Biographical Database of Black Women Suffragists

Biographical Sketch of Emma F. G. Merritt, 1860-1933

By Thomas Dublin, Distinguished Professor Emeritus, Binghamton University


"Miss Merritt," The Washington Bee, 8 March 1902, p. 8.

Emma Merritt was born in Dumfries, VA in 1860, the daughter of John and Sophia Merritt. The family moved to Washington, D.C., and she was educated in the public schools of the District. In 1875 she graduated from M Street High School, which later became quite a hotbed of support for woman suffrage. After four years at Howard University she took another three years at Columbian University (now George Washington University). She also took a degree at Cook County Normal School and additional courses at Columbia University. She taught or served as a school administrator in D.C. until 1930. She never married.

One can trace Emma Merritt readily through her Federal census entries. In 1870, at the age of ten, Emma was the fourth of eight children in her D.C. family. Her father was a laborer with real and personal property valued at $1000. By 1900 she was enumerated in the District as a school teacher and a single boarder. She continued to teach in 1920, this time as a household head who took in lodgers, one her niece. In 1930, now 70 and still enumerated as a teacher, she owned her own home in the 2nd precinct of D.C., and lived with another niece.

In addition to her work with D.C. youngsters, Merritt was in demand to lead teachers' institutes. A 1901 article praised her as "an untiring worker" at institutes in Maryland and South Carolina. She continued to offer this teacher training throughout her career in school districts as widespread as Pennsylvania and Texas. Carter G. Woodson, the noted Black historian, said of Merritt, "There is no doubt that the District of Columbia has never had a teacher whose influence has been more widely exerted for the enlightenment of Negroes at large."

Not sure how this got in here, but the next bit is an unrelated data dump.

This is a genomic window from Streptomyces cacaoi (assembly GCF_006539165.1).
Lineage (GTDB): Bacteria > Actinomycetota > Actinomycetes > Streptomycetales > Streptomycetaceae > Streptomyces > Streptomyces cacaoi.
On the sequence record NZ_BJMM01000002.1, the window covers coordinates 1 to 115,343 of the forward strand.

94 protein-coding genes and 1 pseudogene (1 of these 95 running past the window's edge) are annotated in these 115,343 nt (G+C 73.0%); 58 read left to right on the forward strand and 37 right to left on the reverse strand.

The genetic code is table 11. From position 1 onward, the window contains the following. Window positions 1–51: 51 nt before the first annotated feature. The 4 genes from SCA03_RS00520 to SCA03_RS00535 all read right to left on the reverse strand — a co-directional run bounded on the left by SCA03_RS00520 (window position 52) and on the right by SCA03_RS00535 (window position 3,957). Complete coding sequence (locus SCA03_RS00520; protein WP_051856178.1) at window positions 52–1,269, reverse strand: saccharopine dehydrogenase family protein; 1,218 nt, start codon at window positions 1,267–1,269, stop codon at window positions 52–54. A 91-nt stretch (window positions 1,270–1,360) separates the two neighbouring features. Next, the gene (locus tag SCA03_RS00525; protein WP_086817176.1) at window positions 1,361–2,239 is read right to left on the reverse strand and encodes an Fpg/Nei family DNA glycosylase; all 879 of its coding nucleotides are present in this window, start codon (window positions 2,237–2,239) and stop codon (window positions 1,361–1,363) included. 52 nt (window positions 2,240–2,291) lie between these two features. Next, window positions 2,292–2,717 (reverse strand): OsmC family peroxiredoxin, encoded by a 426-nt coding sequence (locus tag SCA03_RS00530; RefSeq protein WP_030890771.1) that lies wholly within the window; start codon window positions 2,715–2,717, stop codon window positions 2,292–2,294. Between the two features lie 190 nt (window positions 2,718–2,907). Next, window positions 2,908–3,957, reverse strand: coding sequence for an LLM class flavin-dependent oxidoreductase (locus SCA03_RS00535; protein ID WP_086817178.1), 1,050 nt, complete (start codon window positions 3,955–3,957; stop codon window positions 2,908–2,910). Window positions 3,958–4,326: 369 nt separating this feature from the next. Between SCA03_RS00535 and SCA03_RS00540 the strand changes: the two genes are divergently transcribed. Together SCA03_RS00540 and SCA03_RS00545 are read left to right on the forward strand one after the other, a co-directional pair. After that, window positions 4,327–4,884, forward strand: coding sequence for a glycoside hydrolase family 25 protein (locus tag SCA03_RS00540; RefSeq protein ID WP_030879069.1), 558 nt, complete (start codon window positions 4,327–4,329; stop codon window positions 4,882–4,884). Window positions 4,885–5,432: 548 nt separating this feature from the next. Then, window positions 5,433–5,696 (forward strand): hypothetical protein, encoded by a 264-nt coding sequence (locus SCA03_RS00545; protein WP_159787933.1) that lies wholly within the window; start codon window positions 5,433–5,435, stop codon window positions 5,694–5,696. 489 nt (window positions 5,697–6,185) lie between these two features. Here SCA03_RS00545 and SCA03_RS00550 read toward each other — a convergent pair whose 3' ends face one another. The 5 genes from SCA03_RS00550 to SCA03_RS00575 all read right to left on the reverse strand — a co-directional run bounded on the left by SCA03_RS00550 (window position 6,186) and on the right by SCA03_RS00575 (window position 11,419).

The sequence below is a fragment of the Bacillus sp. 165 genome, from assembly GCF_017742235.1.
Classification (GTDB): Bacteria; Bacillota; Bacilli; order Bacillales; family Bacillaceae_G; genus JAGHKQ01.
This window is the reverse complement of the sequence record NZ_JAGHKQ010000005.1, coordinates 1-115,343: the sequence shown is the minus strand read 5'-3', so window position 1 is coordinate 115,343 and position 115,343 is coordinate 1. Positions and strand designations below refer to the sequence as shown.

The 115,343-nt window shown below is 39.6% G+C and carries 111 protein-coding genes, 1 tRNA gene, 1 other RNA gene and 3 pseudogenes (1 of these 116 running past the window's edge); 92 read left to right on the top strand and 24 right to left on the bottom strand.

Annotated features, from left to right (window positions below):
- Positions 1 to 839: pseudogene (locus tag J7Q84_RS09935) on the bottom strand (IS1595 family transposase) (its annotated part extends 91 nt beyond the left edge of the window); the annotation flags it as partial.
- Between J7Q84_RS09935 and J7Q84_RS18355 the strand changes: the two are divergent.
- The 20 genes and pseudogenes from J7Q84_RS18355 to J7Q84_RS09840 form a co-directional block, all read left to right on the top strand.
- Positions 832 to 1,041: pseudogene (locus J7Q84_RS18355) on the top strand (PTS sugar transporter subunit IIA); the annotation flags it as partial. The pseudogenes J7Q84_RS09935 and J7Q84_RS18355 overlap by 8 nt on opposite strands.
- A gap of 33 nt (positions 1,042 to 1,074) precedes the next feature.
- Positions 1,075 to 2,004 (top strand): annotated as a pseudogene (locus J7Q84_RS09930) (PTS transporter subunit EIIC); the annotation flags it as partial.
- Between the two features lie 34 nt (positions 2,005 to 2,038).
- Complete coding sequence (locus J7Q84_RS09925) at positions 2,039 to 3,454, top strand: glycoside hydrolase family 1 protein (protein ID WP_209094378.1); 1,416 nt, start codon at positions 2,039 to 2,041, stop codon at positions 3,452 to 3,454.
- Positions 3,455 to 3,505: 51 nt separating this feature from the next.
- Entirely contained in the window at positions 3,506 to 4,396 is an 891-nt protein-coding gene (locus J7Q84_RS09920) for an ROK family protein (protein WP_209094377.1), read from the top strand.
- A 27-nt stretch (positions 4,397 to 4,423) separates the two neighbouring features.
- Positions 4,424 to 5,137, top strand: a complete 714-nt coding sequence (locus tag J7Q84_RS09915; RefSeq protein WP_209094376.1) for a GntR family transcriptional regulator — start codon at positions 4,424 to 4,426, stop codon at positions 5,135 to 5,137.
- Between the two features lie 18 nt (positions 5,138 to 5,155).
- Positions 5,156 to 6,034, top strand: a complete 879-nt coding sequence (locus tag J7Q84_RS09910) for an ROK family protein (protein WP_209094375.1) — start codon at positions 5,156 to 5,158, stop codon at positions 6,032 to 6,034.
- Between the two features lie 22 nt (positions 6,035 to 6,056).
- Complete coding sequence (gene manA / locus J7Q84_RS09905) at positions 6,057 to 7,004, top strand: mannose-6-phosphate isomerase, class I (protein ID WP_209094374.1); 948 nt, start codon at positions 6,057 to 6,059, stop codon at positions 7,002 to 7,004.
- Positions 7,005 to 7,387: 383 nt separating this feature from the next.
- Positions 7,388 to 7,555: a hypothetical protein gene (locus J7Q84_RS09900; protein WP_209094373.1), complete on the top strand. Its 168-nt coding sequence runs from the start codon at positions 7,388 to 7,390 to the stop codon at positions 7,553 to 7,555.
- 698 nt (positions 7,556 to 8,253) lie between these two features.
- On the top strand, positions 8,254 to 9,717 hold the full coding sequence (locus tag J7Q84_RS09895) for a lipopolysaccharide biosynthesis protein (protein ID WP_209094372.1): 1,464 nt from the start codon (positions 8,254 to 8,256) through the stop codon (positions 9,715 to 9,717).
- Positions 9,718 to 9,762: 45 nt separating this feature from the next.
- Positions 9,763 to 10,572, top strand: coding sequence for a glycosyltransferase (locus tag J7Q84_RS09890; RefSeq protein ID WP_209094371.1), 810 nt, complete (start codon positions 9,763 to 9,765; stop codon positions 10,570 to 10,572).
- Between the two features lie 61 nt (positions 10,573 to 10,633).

In February 1921, Merritt joined a delegation of 60 Black women suffragists, who protested violations of the recently ratified 19th Amendment in Southern states that denied Black women their voting rights. The delegation, headed by the field secretary of the National Association for the Advancement of Colored People (NAACP), Addie W. Hunton, met with Alice Paul, head of the National Woman's Party (NWP), on the eve of the party's national convention. Their purpose was to press the NWP to pass a resolution calling on Congress to investigate the failures of Southern states to enforce the 19th Amendment for Black women. Paul made no such commitment and the convention as a whole refused to endorse the call.

Merritt continued to work on race issues after the 1921 NWP convention. She was active in planning a silent parade in 1922 in support of the Dyer Anti-Lynching Bill being considered in Congress. She served as a YWCA organizer and president of the D.C. branch of the NAACP. Her anti-lynching activism under the umbrella of the NAACP continued into the early 1930s. In addition, in 1932 she joined the Washington Interracial Committee, an NAACP initiative that attacked segregation in the District and worked to improve the status of African Americans in the city. This activism led Merritt into electoral politics and she became a member of the Fairmont Heights Republican Club.

Emma Merritt retired from the District schools in 1930 and passed away in Washington, D.C. in 1933.


Federal Manuscript Censuses, Washington, D.C., 1870, 1900-1930. Accessible online with Ancestry Library Edition.

"Miss Merritt," The Washington Bee, 8 March 1902, p. 8.

"An Untiring Worker," The Colored American, 19 Oct. 1901, image 2. Accessed online with Chronicling America, at the Library of Congress website.

Estelle W. Taylor, "Emma Frances Grayson Merritt: Pioneer in Negro Education," Negro History Bulletin, Jan.-Sept. 1996, accessed online at

List of NAACP Delegation Members to Alice Paul, 12 February 1921, NAACP Papers, Part 04 Voting Rights and Voting Rights Campaign, 1916-1950 (Feb. 8, 1921-April 3, 1921), frames 61-64, Library of Congress.

Mary-Elizabeth B. Murphy, Jim Crow Capital: Women and Black Freedom Struggles in Washington, D.C., 1920-1945 (Chapel Hill: University of North Carolina Press, 2018).


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